Thursday, July 21, 2011


One shudders to think what was going through the mind of those judges who had to decide which was the best film for the foreign Oscar this year.

Would it be that piece of paternalistic claptrap in which a Danish doctor helps the starving black masses, or would it be a masterpiece like Biutiful or the apparently brilliant Dogtooth from Greece -or Incendies, a Canadian film which stays with you like a dream that is so disturbing and important that it doesn’t have to be written down.

The judges obviously settled for In a Better World with its comfortable, anti-Muslim view of Africa just dying to be helped by a good bwana. But there is nothing comfortable about Incendies, which roughly means scorched, having just finished at the New Zealand International Film Festival and coming to cinemas next month.

It's a devastating metaphor for the Middle East, but the judges probably didn't like the fact that it's finger isn't pointed at Muslims this time, but Christians. As if it matters, for God's sake. Fanaticism is fanaticism.

What starts off as a slightly strange reading of a will in a Canadian notary’s office leads us slowly and surely  into a maze of horror in the Lebanese south that, as one character later on says, it would be better not to know about. But by then we are so far into this journey, so mesmerized, that we can’t let go.

To say what exactly the film is “about” would be doing it a great disservice, not because it would be spoiling the plot but because the subject matter is so delicate and can so easily sound trite – or sensational - that it would cheapen it.

Director Denis Villeneuve steers his actors through this emotional labyrinth with a sober, steady hand, using no fancy lighting, and gets performances that are breathtaking. It would be almost unfair to single anyone out, but Lubna Azabal’s performance as the central character is so good that her haunted look, like that dream, will not go away.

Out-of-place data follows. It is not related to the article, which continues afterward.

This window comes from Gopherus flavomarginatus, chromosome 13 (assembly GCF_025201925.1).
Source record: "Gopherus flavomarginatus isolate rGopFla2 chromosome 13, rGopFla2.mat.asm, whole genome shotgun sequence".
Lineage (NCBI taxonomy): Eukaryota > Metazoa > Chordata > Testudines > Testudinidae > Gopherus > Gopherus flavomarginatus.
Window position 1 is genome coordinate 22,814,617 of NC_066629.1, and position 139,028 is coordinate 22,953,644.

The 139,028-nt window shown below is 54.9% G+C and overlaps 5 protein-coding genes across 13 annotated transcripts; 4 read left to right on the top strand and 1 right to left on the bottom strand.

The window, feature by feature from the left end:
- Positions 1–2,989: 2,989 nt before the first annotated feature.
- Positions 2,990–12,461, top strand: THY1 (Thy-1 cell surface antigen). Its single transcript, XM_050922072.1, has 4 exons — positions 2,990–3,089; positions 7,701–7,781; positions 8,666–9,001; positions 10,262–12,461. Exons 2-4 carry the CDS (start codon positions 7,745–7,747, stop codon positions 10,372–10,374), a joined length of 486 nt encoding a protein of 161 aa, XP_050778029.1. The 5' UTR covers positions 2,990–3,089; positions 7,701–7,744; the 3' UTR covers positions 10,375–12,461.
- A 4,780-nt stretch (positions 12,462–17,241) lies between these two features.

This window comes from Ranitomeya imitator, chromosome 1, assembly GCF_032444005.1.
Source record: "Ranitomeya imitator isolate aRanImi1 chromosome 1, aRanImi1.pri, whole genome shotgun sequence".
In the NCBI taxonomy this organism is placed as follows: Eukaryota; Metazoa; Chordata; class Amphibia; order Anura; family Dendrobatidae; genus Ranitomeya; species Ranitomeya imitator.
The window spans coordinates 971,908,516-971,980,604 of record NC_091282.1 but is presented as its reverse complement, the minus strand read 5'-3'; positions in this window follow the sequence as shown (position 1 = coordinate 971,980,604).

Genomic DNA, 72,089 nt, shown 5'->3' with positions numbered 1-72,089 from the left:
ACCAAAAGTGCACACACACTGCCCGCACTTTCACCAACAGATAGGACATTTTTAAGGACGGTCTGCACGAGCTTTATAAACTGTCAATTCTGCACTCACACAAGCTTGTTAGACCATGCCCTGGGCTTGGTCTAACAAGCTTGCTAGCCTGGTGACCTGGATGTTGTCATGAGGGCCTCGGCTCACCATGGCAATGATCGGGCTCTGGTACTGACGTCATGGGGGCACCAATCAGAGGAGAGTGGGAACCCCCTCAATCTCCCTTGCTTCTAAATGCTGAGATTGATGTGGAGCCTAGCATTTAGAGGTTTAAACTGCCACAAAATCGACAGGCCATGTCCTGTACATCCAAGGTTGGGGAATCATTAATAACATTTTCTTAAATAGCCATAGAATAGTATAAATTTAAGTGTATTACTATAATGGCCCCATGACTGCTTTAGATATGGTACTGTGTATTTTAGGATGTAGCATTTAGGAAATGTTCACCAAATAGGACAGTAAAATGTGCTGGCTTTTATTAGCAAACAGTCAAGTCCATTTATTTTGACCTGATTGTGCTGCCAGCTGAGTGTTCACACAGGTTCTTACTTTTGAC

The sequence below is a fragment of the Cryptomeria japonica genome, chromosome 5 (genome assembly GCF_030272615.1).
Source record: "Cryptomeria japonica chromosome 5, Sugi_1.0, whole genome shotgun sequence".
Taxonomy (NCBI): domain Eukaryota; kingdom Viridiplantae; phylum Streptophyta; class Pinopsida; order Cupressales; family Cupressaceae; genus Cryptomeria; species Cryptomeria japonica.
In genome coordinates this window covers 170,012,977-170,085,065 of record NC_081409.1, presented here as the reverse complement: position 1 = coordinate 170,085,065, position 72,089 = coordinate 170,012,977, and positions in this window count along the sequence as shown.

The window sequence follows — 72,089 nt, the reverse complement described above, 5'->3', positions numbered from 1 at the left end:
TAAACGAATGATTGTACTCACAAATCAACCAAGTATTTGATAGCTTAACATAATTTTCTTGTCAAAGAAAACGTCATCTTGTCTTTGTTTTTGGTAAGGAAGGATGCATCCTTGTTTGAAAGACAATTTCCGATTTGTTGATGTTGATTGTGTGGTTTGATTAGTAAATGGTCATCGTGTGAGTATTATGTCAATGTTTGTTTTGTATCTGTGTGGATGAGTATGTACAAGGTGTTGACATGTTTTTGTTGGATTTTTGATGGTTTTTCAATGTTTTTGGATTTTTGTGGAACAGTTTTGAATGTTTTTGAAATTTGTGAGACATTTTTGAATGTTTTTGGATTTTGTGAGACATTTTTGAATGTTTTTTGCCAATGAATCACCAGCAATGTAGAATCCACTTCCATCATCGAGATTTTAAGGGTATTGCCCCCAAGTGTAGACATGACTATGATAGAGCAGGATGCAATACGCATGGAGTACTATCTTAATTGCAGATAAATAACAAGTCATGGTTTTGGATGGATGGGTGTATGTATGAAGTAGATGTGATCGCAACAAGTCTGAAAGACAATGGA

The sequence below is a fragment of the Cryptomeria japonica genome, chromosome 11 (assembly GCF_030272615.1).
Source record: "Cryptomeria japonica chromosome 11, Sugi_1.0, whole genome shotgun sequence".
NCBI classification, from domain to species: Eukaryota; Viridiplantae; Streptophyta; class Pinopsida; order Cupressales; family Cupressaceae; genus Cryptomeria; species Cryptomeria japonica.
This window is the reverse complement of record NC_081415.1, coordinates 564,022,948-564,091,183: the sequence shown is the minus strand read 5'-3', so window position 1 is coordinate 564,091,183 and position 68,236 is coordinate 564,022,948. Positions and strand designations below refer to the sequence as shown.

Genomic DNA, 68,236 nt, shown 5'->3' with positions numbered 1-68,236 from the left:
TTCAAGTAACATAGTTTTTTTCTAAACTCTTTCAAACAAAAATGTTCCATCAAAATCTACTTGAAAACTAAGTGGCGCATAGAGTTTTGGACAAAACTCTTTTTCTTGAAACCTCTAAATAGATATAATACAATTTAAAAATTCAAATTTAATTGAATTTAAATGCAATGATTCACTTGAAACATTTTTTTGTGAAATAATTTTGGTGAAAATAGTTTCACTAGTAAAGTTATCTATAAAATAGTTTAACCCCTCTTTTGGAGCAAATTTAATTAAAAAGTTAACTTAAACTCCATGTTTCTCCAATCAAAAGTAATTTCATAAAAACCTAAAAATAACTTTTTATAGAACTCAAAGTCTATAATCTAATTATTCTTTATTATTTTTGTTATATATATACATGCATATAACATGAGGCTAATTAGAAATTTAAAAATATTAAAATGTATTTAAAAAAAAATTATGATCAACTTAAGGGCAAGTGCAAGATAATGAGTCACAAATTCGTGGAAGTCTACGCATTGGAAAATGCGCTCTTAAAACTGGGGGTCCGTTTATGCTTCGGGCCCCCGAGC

If at the beginning we might think she’s having a slightly over-dramatic moment at a public swimming pool, when we finally know why it seems like an act of superhuman restraint. How can she not burst, let alone live, having been through so much?

One of the great ironies of the film is that “civilized” Canada is shown as dark, cold, rainy and sterile, whereas rural Lebanon is depicted as sunny and passionate – but rotten with religious and moral depravity. As for those who think film cannot convey depth,complexity and catharsis, here's proof to the contrary.

See this film if you want to know what’s happening in the Middle East, from whatever point of view. It’s all the same. But its greatest accomplishment is that if the audience was making audible sounds of disbelief and horror, not one of us left. We couldn’t. It’s too vital, like a Greek tragedy, to walk away from or to avoid.

Incendies has to be seen. Period.

Neil Sonnekus

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